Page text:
Relative utility of agronomic, phenological, and morphological traits for assessing genotype-by-environment interaction in maize inbreds
Stomata-mediated interactions between plants, herbivores, and the environment
Utility of Climatic Information via Combining Ability Models to Improve Genomic Prediction for Yield within the Genomes to Fields Maize Project
The importance of dominance and genotype-by-environment interactions on grain yield variation in a large-scale public cooperative maize experiment
Future roots for future soils
Phenotyping cowpea for seedling root architecture reveals root phenes important for breeding phosphorus efficient varieties
Simulating Crop Root Systems Using OpenSimRoot
Root penetration ability interacts with soil compaction regimes to affect nitrate capture
Integrated root phenotypes for low nitrogen tolerance in rice
Harnessing root architecture to address global challenges
Soil penetration by maize roots is negatively related to ethylene-induced thickening
Root hair phenotypes influence nitrogen acquisition in maize
Root Anatomy and Soil Resource Capture
Root Angle in Maize Influences Nitrogen Capture and is regulated by ZmCIPK15
DIRT/3D: 3D phenotyping for field-grown maize (Zea mays)
Increased seminal root number associated with domestication improves nitrogen and phosphorus acquisition in maize seedlings
Root Biology in the 21st century: challenges and opportunities
Foliar elemental microprobe data and leaf anatomical traits consistent with drought tolerance in Eucalyptus largiflorens (Myrtaceae)
Genetic control of root architectural traits in KDML105 chromosome segment substitution lines under well-watered and drought stress conditions

QTL for rice root architectural traits under drought

Silencing the alarm: an insect salivary enzyme closes plant stomata and inhibits volatile release

Caterpillars can close leaf stomata, thereby reducing plant defense mechanisms

Plant roots sense soil compaction through restricted ethylene diffusion

Ethylene stops root growth through hard soil

Multiseriate cortical sclerenchyma enhance root penetration in compacted soils

Multiseriate cortical sclerenchyma (MCS) is a root anatomical phenotype in maize, wheat, and other cereals with utility in environments with mechanical impedance.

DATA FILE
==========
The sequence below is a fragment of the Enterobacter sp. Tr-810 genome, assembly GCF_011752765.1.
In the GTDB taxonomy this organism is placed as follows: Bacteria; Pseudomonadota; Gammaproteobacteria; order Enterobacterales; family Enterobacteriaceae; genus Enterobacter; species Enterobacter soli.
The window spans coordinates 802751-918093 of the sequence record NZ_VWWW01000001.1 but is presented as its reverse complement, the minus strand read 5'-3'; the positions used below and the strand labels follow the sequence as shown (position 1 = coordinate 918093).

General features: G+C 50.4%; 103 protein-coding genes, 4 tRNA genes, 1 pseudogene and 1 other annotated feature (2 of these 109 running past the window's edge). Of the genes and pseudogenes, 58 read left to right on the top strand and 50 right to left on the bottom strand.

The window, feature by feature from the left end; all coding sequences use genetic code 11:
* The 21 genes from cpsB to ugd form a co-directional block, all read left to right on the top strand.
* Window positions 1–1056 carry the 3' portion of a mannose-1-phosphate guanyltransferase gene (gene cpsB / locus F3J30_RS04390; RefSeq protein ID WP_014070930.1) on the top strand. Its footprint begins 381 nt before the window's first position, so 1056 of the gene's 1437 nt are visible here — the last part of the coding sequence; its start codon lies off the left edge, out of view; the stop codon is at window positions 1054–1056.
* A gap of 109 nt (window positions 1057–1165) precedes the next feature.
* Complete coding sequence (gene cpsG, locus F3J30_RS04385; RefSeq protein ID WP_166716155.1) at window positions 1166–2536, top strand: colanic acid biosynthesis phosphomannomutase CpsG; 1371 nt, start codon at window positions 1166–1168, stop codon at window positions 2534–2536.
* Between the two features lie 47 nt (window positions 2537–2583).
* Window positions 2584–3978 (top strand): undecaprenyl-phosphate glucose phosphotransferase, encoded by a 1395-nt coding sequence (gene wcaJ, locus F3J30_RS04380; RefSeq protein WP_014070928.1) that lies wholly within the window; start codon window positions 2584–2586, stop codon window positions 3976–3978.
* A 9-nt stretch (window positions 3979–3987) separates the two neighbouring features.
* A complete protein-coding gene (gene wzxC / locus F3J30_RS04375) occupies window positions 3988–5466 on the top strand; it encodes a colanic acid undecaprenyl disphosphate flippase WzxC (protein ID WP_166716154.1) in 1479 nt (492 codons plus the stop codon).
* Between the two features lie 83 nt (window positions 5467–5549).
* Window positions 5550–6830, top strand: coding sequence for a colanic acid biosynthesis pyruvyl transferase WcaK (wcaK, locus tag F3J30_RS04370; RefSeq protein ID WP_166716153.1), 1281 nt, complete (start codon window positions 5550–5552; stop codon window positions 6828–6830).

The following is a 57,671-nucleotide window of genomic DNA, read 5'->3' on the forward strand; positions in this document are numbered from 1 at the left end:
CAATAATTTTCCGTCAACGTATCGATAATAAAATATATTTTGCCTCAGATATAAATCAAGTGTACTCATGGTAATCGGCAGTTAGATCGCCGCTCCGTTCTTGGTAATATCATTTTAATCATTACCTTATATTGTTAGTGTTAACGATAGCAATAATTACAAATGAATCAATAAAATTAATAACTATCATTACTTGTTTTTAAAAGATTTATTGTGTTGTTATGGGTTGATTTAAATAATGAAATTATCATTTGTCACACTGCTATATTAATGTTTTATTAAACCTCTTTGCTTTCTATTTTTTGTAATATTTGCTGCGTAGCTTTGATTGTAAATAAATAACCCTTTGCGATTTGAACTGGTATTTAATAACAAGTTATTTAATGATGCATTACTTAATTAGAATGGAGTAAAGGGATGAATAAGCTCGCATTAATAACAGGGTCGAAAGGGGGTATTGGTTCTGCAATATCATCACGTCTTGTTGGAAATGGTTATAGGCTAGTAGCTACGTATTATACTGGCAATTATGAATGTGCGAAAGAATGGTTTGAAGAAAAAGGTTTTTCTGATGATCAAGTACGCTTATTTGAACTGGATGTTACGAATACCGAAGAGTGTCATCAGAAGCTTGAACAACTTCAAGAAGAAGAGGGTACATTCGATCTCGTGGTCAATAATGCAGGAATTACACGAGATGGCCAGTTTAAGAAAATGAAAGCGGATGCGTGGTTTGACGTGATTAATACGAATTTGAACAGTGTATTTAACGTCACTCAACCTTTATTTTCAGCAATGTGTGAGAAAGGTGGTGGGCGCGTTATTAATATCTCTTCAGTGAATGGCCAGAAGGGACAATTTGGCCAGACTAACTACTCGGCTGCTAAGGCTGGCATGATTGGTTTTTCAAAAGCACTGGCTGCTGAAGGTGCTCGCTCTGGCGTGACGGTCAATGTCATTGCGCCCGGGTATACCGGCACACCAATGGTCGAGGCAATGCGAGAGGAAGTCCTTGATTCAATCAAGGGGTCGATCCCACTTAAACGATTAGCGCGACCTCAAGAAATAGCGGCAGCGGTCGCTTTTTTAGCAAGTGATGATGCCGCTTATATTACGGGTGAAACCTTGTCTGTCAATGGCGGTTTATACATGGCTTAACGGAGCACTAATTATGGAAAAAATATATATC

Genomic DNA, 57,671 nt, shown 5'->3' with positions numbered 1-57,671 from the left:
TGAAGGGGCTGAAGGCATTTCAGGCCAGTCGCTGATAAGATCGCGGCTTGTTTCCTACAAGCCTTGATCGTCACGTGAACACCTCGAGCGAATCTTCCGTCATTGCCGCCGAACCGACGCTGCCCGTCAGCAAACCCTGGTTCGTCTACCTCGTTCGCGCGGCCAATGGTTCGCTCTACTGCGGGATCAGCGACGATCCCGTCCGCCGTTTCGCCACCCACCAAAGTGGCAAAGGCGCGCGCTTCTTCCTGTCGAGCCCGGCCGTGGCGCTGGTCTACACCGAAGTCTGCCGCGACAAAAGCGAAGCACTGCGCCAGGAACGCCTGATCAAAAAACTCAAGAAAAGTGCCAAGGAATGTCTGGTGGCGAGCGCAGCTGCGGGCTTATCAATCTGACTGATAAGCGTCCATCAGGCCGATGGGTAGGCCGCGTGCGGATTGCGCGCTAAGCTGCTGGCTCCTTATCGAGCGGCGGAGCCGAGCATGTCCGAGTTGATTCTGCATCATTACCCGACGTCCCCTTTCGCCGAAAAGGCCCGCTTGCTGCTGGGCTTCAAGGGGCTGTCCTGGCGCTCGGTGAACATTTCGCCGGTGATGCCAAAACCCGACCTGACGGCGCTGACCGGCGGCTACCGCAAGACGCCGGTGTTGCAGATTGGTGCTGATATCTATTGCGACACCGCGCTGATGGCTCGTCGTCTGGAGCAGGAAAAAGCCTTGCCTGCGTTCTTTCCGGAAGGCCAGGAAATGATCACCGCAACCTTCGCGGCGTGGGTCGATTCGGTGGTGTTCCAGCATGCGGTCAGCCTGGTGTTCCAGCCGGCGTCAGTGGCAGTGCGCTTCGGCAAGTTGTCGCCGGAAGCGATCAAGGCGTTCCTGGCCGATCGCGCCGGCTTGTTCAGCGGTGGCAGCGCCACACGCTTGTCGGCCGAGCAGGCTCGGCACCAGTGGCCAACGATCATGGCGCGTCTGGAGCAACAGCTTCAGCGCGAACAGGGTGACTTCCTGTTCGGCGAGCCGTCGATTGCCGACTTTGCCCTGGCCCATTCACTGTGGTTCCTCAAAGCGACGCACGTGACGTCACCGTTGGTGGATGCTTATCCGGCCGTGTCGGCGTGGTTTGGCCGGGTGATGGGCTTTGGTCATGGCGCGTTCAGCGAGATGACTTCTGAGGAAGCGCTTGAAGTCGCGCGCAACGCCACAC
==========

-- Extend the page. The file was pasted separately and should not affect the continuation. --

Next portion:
Nodal root diameter and node number in maize (Zea mays L.) interact to influence plant growth under nitrogen stress

We identify nodal root phenotypes that improve growth of maize under suboptimal nitrogen availability

Genotypic variation in soil penetration by maize roots is negatively related to ethylene-induced thickening

Maize lines with reduced ethylene sensitivity penetrate hard soil better, creating deeper rooting in compacted soil

A comparative analysis of quantitative metrics of root architectural phenotypes.

Metrics of phenes are more reliable, stable, and robust descriptions of root architecture than are estimates of phene aggregates.

Shared genetic architecture underlying root metaxylem phenotypes under drought stress in cereals

Cross-species genome-wide association studies and a gene coexpression network identified genes associated with root metaxylem phenotypes in maize under water stress and non-stress and rice.

Three-dimensional imaging reveals that positions of cyst nematode feeding sites relative to xylem vessels differ between susceptible and resistant wheat
The ability of maize roots to grow through compacted soil is not dependent on the amount of roots formed

Crops can make deep roots without making more roots

An analysis of soil coring strategies to estimate root depth in maize (Zea mays) and common bean (Phaseolus vulgaris)
Root metaxylem and architecture phenotypes integrate to regulate water use under drought stress